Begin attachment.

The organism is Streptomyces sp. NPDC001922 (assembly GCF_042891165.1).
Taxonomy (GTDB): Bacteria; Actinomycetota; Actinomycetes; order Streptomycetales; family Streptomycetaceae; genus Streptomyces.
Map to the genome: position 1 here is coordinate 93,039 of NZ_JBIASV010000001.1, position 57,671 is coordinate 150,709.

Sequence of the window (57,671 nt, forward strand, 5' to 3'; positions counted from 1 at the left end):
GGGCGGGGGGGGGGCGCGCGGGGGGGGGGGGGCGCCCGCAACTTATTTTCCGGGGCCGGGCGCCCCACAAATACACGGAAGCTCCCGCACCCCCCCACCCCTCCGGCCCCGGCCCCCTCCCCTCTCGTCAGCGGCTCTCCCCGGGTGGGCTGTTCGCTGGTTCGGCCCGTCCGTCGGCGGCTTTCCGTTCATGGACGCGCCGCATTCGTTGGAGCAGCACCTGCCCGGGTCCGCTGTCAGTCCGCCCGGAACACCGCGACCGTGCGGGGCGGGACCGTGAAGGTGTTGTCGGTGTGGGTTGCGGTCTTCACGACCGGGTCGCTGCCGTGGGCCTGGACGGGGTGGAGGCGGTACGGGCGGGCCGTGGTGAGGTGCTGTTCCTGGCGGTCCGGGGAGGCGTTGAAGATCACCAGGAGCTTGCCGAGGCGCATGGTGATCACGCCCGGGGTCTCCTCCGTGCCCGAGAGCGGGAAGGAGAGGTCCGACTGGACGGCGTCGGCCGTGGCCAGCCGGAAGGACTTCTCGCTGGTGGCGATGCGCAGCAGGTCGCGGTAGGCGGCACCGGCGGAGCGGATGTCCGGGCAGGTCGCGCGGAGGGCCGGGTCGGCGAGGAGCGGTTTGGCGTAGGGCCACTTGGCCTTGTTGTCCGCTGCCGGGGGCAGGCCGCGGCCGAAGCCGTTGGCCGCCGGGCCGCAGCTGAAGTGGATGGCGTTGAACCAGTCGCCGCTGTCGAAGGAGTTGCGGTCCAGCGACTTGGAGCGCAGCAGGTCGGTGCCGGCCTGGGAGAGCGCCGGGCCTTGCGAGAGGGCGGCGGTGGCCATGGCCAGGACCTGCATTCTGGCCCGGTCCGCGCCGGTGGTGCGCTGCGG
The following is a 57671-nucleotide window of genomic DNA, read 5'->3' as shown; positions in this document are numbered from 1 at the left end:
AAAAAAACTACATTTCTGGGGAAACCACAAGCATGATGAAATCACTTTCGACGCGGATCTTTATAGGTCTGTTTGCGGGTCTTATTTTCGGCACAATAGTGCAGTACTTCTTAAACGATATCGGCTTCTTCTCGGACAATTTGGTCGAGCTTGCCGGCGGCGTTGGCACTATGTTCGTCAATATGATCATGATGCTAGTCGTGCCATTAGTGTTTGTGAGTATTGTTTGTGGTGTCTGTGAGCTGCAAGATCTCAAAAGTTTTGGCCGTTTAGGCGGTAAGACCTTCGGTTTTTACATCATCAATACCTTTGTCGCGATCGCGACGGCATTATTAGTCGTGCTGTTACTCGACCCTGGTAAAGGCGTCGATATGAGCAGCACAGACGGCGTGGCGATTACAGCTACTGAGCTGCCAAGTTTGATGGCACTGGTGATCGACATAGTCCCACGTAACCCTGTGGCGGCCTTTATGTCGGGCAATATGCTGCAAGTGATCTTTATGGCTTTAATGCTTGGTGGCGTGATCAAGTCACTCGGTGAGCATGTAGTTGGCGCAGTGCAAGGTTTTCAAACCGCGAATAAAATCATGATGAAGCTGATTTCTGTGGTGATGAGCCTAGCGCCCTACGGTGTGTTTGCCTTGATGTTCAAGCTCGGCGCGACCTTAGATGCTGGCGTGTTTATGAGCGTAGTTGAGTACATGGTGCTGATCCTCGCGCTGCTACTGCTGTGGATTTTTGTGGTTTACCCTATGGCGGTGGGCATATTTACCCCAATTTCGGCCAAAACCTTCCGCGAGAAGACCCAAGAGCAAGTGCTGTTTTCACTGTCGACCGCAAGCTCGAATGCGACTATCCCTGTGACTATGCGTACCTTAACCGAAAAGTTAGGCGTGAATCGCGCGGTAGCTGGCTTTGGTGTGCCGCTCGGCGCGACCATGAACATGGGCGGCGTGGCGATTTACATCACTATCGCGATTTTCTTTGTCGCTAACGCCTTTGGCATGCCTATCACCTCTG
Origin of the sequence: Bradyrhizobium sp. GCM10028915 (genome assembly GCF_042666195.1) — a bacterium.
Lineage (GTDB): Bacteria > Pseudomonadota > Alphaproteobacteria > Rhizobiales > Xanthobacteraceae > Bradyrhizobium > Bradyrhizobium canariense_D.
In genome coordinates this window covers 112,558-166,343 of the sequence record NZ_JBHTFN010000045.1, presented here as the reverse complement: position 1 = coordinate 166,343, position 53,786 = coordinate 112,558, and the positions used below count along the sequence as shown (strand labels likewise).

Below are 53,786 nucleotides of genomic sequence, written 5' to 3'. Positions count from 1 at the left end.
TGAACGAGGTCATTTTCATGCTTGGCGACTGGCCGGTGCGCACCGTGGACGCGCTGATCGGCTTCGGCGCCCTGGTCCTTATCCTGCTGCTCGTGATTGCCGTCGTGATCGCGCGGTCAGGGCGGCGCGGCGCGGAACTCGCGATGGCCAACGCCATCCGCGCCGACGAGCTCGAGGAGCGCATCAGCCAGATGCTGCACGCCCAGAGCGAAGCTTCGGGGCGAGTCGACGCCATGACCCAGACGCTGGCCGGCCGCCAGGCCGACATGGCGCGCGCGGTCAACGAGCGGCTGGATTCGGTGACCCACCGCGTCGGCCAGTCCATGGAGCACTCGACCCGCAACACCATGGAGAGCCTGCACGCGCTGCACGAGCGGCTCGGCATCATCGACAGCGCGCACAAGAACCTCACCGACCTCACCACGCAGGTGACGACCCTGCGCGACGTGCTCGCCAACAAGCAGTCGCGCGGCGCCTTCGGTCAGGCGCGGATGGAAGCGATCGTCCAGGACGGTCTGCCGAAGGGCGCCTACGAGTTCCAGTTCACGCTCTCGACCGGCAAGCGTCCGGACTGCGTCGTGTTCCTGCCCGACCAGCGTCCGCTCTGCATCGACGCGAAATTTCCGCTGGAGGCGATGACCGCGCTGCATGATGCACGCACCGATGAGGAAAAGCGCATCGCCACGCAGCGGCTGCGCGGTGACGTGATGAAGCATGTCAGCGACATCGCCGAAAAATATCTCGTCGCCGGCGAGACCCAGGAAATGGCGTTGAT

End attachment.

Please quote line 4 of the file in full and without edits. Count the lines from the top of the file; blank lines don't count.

Sequence of the window (57,671 nt, forward strand, 5' to 3'; positions counted from 1 at the left end):